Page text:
ABR reading series begins with author's journey into writing
Sept. 2, 2010 at 4:02 a.m.
Although he is now known as a creative writing guru, it was a long and winding road that got author John Dufresne where he is today.
That journey was the topic of Dufresne's speech Thursday as the first speaker for the 2010 American Book Review fall reading series.
In front of a packed auditorium at the University of Houston-Victoria, which included high school and college students as well as community members, Dufresne spoke about how a kid growing up in the projects became the author of multiple novels, short story collections and two writing guides.
"I grew up in a housing project in Massachusetts and it was a place I had to leave in order to become a writer. There were 3,000 kids that lived in the housing project, none of whom wrote or read anything as far as I knew," he said. "We didn't have any books in the house I grew up in. Eventually I did learn to enjoy reading but it wasn't necessarily the books I was reading in school, which were all these stories about kids that owned horses and robins nesting in the tree out front and the cops were nice. Not that they were bad stories, but I couldn't find myself in them."
Dufresne added that he probably became a writer because he was a reader first, reading everything from J.D. Salinger to Ernest Hemingway. However, he first spent seven years of his adult life as a social worker. After a while, he realized writing was his true passion and he applied for college.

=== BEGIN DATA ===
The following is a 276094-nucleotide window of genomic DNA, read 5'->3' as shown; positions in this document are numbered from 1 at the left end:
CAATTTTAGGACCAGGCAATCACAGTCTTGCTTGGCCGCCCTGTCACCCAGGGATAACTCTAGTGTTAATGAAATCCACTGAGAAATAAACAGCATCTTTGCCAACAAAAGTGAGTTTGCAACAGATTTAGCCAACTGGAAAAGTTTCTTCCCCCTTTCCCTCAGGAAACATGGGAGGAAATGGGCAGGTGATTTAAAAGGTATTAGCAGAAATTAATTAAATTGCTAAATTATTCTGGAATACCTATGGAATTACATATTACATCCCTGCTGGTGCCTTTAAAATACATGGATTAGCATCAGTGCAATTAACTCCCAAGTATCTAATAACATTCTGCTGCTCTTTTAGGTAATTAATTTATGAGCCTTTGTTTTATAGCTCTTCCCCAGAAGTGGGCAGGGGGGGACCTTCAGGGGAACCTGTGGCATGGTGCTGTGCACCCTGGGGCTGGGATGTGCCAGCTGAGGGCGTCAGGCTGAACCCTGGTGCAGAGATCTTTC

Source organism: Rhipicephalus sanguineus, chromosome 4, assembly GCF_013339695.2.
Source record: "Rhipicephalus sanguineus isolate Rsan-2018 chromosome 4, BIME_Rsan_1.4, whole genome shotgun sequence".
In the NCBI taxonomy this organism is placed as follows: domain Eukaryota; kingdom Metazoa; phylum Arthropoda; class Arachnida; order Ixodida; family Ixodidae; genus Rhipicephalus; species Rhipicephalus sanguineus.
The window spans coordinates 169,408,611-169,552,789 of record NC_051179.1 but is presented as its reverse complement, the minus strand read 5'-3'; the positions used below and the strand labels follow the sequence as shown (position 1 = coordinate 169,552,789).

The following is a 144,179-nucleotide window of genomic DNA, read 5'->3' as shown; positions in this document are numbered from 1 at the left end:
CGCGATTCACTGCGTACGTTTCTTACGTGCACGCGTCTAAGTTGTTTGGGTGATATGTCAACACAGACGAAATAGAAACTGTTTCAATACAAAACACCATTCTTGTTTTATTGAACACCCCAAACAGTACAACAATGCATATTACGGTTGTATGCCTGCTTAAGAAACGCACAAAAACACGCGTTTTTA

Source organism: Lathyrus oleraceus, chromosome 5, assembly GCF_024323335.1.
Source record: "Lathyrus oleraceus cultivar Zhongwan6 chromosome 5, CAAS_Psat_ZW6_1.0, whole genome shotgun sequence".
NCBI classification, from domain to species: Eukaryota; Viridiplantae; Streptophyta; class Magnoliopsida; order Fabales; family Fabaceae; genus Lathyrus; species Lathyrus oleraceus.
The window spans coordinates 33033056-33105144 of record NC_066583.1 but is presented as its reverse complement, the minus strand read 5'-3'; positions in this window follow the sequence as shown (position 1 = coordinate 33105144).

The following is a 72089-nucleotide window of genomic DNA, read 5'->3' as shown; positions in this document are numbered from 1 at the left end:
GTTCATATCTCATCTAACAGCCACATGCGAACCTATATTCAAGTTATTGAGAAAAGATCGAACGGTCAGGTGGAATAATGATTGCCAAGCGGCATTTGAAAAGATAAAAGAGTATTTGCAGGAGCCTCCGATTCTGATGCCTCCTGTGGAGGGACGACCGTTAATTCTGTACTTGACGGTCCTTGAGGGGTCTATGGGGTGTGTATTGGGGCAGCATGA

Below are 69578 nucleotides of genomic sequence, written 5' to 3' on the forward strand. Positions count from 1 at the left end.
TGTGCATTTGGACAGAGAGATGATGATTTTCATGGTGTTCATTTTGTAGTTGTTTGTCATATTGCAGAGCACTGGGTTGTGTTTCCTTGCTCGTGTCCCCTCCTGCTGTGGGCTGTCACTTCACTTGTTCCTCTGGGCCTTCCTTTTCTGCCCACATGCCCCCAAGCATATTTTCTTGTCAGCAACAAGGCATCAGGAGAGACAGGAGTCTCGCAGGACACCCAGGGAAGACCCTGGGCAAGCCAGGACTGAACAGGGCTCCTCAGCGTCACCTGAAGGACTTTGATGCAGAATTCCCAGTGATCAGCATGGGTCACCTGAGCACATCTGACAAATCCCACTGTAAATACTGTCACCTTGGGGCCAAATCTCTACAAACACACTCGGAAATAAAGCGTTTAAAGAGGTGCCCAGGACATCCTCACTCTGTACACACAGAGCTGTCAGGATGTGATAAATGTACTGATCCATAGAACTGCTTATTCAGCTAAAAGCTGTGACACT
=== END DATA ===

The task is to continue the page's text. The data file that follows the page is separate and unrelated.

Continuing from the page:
"We had a visiting writer once and he said 'only three of you will be writing in five years.' I looked around me and thought 'who are the other two?'" he laughed. "But I never thought I'd get published."
Get published he did, with novels such as "Requiem, Mass.," "Louisiana Power & Light," and "Love Warps the Mind a Little" under his belt. In addition, he also teaches writing as a professor in the Master of Fine Arts program at Florida International University in Miami.
Considering writing is merely storytelling, however, the biggest writing teachers Dufresne had were the women in his family who would gossip in the kitchen as he listened and a Georgia man by the name of Charlie, who was the best storyteller he's ever met, he said.
"Just listening to him taught me a lot. Telling stories is more important to me than writing. I always tell my students that the stories aren't in your head, you have to find them. Go out there," he added.
To illustrate the point, Dufresne then read his short story "Epithalamion" to the audience, which was inspired by a true story he heard from a student who made a deal with an immigrant to marry him so he could stay in the U.S.
"This actually happened. I was out to lunch with a group of students and one girl got there late. When we asked her how she was she said 'Fine. I'm getting married Friday,'" he said. "When asked about the guy she was marrying she then said 'I met him yesterday.'"